A MASSIVE diamond racket involving millions of hard currency is feared after gemstones bought from Marange by the government-run Minerals Marketing Corpo
ration of Zimbabwe (MMCZ) could not be fully accounted for.
Mining sources said yesterday there were investigations instituted by the government, which involved the central bank, to find out the truth about diamonds bought and sold by the MMCZ, the sole selling and marketing agent for minerals produced in Zimbabwe.
The country has 44 types of minerals which include gold, platinum, emeralds and diamonds.
Zimbabwe is said to have lost US$300 million due to looting of diamonds in Marange.
The MMCZ is a parastatal under the Ministry of Mines.
Sources said the MMCZ recently bought and sold for US$1,7 million, a parcel of 36 146 carats of diamonds from Marange. The parcel contained 32 314 carats of industrial and near-gem rough stones and 3 833 carats of gem quality diamonds.
The gem quality diamonds fetched US$1 523 502,10 near-gem stones, which were 1 192,86 carats got US$23 857,20 and industrial diamonds, which were 31 128,14 carats, cost US$155 640,70.
This means the diamonds were sold at an average of US$47 per carat, a value too low compared to current market trends since about 10 years ago. In 1997 a parcel of 50 carats of diamonds cost US$27 230 yielding US$544,60 per carat. A parcel of four carats was selling for US$1 569,68 a carat.
The current market value for a rough diamond of 9,75 carats is US$3 000 per carat. The value for a cut diamond of 3,65 carats is US$9 000 a carat. The value of diamonds depends on carat, colour, clarity and cuttability.
Sources said diamond experts consulted by government on the issue had queried the deal, saying the diamonds were “grossly undervalued”.
It is said Reserve Bank authorities were worried the country could have lost millions in foreign currency in the process.
An independent diamond expert said yesterday the MMCZ transaction raised more questions than answers. He said government should intensify inquiries into the issue to ascertain if there was fraud involved in the diamond sales.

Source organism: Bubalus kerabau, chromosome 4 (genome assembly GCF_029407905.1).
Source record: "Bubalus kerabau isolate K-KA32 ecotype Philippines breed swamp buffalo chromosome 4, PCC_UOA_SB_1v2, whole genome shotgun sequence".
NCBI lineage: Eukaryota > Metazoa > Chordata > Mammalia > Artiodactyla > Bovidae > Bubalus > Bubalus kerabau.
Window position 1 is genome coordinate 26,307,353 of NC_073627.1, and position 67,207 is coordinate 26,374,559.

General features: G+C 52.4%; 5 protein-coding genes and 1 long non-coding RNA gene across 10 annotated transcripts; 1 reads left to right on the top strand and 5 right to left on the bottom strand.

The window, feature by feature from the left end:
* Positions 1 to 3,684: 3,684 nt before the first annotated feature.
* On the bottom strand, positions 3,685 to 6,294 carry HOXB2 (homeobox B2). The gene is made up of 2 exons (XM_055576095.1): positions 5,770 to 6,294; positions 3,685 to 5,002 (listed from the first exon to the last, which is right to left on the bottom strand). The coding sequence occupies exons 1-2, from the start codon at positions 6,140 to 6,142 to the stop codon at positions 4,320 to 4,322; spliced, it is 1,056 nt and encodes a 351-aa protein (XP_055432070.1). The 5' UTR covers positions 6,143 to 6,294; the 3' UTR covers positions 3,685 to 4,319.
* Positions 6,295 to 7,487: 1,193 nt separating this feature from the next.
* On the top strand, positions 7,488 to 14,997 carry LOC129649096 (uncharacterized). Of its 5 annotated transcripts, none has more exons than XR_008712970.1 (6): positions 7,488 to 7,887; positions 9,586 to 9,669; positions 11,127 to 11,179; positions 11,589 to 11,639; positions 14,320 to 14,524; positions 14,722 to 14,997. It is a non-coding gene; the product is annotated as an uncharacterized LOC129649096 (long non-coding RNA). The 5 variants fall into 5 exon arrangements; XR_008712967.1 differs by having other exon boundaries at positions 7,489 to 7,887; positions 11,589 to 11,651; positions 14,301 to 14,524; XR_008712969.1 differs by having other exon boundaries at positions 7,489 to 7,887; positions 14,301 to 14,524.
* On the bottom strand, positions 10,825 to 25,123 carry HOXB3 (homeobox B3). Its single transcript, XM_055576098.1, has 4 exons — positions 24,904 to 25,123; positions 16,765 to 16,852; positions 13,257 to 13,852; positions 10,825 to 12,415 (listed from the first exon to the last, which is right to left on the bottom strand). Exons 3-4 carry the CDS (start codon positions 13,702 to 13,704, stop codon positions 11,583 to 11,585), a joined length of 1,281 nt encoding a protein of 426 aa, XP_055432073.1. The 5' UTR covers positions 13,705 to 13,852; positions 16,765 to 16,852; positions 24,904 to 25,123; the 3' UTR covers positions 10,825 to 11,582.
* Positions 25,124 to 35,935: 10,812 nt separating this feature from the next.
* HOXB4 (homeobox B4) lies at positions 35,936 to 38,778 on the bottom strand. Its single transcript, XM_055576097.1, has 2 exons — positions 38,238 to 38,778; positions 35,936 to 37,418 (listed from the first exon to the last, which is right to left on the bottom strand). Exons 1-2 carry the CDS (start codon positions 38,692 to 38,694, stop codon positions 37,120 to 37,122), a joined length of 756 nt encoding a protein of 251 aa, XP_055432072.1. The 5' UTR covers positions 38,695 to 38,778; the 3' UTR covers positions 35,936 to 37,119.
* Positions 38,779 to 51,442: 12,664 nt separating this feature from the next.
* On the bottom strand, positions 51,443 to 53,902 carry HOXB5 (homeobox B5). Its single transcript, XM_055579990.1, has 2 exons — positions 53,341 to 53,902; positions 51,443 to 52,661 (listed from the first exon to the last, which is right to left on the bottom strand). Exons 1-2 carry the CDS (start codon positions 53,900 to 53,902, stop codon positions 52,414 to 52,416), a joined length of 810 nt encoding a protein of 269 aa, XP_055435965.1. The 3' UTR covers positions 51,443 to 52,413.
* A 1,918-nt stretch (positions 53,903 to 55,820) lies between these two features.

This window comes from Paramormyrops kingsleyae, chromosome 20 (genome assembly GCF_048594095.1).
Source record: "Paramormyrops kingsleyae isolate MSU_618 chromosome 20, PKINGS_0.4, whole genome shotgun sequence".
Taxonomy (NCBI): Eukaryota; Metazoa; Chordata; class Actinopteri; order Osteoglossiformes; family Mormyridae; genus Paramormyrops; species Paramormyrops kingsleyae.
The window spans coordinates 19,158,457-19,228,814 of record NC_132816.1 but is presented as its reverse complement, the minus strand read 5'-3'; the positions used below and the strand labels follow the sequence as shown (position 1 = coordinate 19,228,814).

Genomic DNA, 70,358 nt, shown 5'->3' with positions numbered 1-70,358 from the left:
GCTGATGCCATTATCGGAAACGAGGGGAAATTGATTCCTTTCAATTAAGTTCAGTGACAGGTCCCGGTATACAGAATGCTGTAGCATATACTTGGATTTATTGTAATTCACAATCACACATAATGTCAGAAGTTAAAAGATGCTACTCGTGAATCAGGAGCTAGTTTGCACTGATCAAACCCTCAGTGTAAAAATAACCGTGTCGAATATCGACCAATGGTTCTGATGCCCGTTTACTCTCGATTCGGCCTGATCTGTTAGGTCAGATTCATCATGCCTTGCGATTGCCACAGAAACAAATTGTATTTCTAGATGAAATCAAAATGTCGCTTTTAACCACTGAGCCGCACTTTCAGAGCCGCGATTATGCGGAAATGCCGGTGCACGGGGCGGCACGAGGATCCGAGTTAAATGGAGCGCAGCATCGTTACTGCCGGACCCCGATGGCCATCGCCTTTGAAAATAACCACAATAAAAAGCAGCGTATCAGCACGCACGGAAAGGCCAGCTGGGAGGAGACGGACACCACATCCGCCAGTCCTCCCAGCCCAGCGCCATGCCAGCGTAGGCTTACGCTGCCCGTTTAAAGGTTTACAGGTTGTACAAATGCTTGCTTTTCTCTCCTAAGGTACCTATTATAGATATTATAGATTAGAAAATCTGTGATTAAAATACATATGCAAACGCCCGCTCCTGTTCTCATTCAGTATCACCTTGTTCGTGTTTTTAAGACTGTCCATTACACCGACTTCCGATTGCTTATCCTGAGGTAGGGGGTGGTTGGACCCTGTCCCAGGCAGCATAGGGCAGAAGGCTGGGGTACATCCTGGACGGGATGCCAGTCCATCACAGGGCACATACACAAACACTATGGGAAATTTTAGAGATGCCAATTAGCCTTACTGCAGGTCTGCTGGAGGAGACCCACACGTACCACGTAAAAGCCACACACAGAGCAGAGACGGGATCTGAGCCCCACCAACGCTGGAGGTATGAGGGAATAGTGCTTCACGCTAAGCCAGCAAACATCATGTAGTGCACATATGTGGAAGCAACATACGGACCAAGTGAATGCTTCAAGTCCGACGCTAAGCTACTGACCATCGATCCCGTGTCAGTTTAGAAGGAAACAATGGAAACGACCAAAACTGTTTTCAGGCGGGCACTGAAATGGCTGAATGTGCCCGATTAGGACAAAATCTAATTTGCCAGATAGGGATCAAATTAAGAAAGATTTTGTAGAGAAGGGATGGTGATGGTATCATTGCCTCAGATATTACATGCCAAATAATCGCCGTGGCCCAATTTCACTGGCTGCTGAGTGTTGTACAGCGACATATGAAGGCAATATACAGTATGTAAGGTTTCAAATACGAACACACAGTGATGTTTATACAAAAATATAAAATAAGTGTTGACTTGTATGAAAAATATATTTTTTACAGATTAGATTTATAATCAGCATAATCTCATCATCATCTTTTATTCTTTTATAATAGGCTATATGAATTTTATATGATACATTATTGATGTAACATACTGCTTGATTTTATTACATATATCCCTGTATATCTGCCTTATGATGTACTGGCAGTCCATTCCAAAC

“The above figures and values show anyone who has an idea of how diamonds are produced and sold that there was gross undervaluation of the parcels,” the source said. “This means a deal involving millions of US dollars could have been at stake during the buying and selling of these diamonds. Surely how can more than 36 000 carats of diamonds, which include nearly 4 000 carats of gem quality, cost a mere US$1,7 million?”
Fears of a diamond scam came as it emerged Zimbabwe could have lost nearly US$300 million to dealers and smugglers since the state-sponsored invasion of British-listed Africa Consolidated Resources (ACR) plc’s Marange diamond claims. The diamond rush and subsequent looting has attracted thousands of panners from all corners of the country, including dealers from the region.
Repeated efforts to get comments from MMCZ CEO Onesimo Moyo and public relations manager Pretty Murwisi were unsuccessful. The MMCZ telephones went unanswered.
ACR is locked in a legal battle with the MMCZ over the diamond claims in Marange. The British firm, which has local shareholders, has written to President Robert Mugabe asking him to intervene to stop the pillaging of the diamonds.
Mugabe has since appointed a cabinet committee to deal with the issue.
ACR has also written to Mines minister Amos Midzi, Moyo and also alerted the Kimberly Process Certification System, which regulates the diamond trade, about the Marange diamonds situation.
Midzi was also not available for comment yesterday.
The Marange diamond claims initially belonged to Kimberlitic Searches, a subsidiary of global diamond giant, the De Beers Group of South Africa, whose EPO expired in March.
However, the MMCZ recently seized the claims through a special grant, which ACR argues violates the Precious Stones Trade Act that prohibits any licensed dealers like the MMCZ from engaging in mining activities.